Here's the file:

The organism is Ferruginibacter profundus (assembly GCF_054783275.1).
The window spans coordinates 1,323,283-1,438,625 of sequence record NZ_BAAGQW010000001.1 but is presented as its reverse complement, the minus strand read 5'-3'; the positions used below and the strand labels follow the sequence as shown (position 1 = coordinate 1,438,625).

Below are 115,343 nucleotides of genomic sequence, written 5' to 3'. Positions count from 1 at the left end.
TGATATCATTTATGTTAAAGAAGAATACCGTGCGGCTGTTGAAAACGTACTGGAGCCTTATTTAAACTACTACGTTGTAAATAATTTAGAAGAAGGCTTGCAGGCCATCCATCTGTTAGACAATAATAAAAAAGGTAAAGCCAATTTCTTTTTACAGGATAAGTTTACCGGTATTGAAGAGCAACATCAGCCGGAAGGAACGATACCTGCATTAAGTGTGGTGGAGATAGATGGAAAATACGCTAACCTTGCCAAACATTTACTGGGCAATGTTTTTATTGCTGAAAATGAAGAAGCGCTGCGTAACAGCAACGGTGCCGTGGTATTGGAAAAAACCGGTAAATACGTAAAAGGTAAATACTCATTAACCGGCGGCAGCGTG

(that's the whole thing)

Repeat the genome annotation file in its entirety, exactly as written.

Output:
The organism is Ferruginibacter profundus (assembly GCF_054783275.1).
The window spans coordinates 1,323,283-1,438,625 of sequence record NZ_BAAGQW010000001.1 but is presented as its reverse complement, the minus strand read 5'-3'; the positions used below and the strand labels follow the sequence as shown (position 1 = coordinate 1,438,625).

Below are 115,343 nucleotides of genomic sequence, written 5' to 3'. Positions count from 1 at the left end.
TGATATCATTTATGTTAAAGAAGAATACCGTGCGGCTGTTGAAAACGTACTGGAGCCTTATTTAAACTACTACGTTGTAAATAATTTAGAAGAAGGCTTGCAGGCCATCCATCTGTTAGACAATAATAAAAAAGGTAAAGCCAATTTCTTTTTACAGGATAAGTTTACCGGTATTGAAGAGCAACATCAGCCGGAAGGAACGATACCTGCATTAAGTGTGGTGGAGATAGATGGAAAATACGCTAACCTTGCCAAACATTTACTGGGCAATGTTTTTATTGCTGAAAATGAAGAAGCGCTGCGTAACAGCAACGGTGCCGTGGTATTGGAAAAAACCGGTAAATACGTAAAAGGTAAATACTCATTAACCGGCGGCAGCGTG